Getting Specific with Spending CategoriesYour spending categories must allow you to make sense of spending reports and budget reports in your financial software. If you use a lot of categories or subcategories, the budget graphs in your financial software may not be able to reflect the smallest part of your spending. However, if you want to follow budgeted expenses with more specific detail you can always rely on budget reports with numbers comparing actual and budgeted expenses instead of graphs.
Spending Category Tips
- To decide on how much detail to use in subcategories, consider whether you just need to have the "big picture" of an expense (such as Utilities) or if you need a general category broken down (electricity, gas, water, cable).
- While using more subcategories is a way to really define your budget, weigh your time against having many detailed subcategories. Subcategories will require you to record more split transactions, which takes a bit more time and thought.
- If you are not sure how detailed to get with categories, start off using more general categories and then create subcategories if needed later on.
- If you create subcategories and later decide you do not need that level of detail in your spending and budget reports, stop using the subcategories and just use the category to classify your spending. You can clean things up by deleting subcategories, which may be necessary if you compare your expenses to past time frames.
Spending Category ExamplesA variety of options for setting up subcategories are listed below to give you ideas for setting up subcategories. While looking over these suggestions, keep in mind these are just suggestions and if a set of subcategory options makes no sense to you, disregard it. Your spending categories will depend entirely on your preferences and the level of detail you need in budget and spending reports.
- Lump all general household spending such as paper toweling, plastic wrap, laundry soap and light bulbs under Household Expenses.
- Create subcategories under Household Expenses such as "Paper-Plastic", "Cleaners", and "Consumables".
- Categorize all insurance payments under Insurance with the option of entering the type of insurance in the notation field in your financial software.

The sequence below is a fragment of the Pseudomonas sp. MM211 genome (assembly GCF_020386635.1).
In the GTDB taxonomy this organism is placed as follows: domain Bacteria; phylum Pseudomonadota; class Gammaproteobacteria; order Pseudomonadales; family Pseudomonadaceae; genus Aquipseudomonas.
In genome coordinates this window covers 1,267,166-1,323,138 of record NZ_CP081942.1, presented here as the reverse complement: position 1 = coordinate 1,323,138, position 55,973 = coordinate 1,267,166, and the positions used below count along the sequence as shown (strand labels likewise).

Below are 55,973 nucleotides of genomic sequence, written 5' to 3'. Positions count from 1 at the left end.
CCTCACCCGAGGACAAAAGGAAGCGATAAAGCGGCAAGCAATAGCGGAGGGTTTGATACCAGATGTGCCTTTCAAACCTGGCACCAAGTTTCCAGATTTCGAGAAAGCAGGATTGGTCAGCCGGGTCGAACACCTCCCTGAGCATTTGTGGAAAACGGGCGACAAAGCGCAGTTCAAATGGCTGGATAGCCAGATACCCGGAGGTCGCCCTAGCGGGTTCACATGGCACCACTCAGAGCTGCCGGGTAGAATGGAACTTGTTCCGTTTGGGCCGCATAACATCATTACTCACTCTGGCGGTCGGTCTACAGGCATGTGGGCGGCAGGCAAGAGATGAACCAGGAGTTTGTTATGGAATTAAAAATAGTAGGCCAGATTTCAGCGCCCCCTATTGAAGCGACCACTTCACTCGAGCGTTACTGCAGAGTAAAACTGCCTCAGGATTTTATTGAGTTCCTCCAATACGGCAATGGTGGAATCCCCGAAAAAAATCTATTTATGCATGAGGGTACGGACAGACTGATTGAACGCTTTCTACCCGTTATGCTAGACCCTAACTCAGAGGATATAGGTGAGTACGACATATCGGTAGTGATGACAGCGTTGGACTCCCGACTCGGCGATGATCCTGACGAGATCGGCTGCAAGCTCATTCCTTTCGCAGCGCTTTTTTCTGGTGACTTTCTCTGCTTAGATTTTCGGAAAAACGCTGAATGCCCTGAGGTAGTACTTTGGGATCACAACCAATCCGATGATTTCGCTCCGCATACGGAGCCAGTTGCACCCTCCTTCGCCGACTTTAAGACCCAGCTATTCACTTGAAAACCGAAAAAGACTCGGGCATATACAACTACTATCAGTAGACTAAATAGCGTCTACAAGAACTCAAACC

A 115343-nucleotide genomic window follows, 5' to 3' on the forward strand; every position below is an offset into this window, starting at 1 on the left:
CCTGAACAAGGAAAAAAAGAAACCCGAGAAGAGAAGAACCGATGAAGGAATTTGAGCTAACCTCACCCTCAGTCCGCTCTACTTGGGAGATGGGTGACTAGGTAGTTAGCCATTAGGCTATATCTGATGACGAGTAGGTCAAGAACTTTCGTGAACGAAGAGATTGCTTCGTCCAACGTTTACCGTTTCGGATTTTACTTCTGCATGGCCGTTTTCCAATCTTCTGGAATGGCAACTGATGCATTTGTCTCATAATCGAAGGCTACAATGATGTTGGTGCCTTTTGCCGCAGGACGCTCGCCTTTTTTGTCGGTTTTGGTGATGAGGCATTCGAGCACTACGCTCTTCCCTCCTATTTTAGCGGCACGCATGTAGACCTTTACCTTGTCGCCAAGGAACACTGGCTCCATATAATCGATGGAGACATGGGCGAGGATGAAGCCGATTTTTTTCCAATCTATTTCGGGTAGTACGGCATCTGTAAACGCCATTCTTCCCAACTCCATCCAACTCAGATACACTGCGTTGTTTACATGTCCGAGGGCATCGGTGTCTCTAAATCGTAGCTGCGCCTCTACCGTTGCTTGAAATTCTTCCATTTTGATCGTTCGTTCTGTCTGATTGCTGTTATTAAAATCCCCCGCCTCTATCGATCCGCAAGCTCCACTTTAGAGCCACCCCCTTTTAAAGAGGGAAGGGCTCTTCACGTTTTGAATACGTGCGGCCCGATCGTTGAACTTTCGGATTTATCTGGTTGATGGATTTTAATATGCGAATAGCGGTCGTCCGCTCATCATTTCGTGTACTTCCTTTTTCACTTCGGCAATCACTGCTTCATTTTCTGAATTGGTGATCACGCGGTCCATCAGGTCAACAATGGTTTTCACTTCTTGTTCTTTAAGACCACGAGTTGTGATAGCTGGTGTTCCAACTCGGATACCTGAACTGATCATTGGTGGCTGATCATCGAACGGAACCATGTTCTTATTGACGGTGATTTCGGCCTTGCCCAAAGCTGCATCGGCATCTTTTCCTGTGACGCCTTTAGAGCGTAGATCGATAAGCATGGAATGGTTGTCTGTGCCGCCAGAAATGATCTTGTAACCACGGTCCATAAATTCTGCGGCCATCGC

- Use an Insurance category with subcategories defined by type of insurance, such as Homeowners, Auto, Medical.
- Create subcategories under the category that defines the insurance: Home or Household category with Home Owners or Rental Insurance subcategory, Auto category with Auto Insurance subcategory, Medical Expenses category with Medical Insurance subcategory.
- Record the payment under Mortgage, College Loan or Auto Loan with no subcategory.
- Create a subcategory for the loan payment under a Home or Auto category and record both principle and interest there.
- Create a loan category such as Mortgage or Auto Loan, record the principle portion of your payment under this category and record interest in an Interest Expense category. You also might use a category such as Interest Exp-Mortgage to keep mortgage-related interest separate for income tax purposes.
- Use a loan category such as Auto Loan with Principle and Interest subcategories. This also works well for tracking tax-deductible interest payments associated with mortgages.
Note: If you decide to track the value of an asset associated with a loan, separate interest and principle since only the principle portion of your payment affects the value of the asset.
Track an allowance or cash spending:
- Record the cash withdrawal in an Allowance category. This works well for regular, small amounts used for "fun money" or discretionary spending.
- Use a cash account, recording the withdrawal as a transfer from the account or source of income (such as a paycheck) as a transfer to a cash account. Take down the balance of the cash account by recording spending done with the cash. This will require that you have a handy method for taking note of your spending, such as a notepad and pen or PDA software.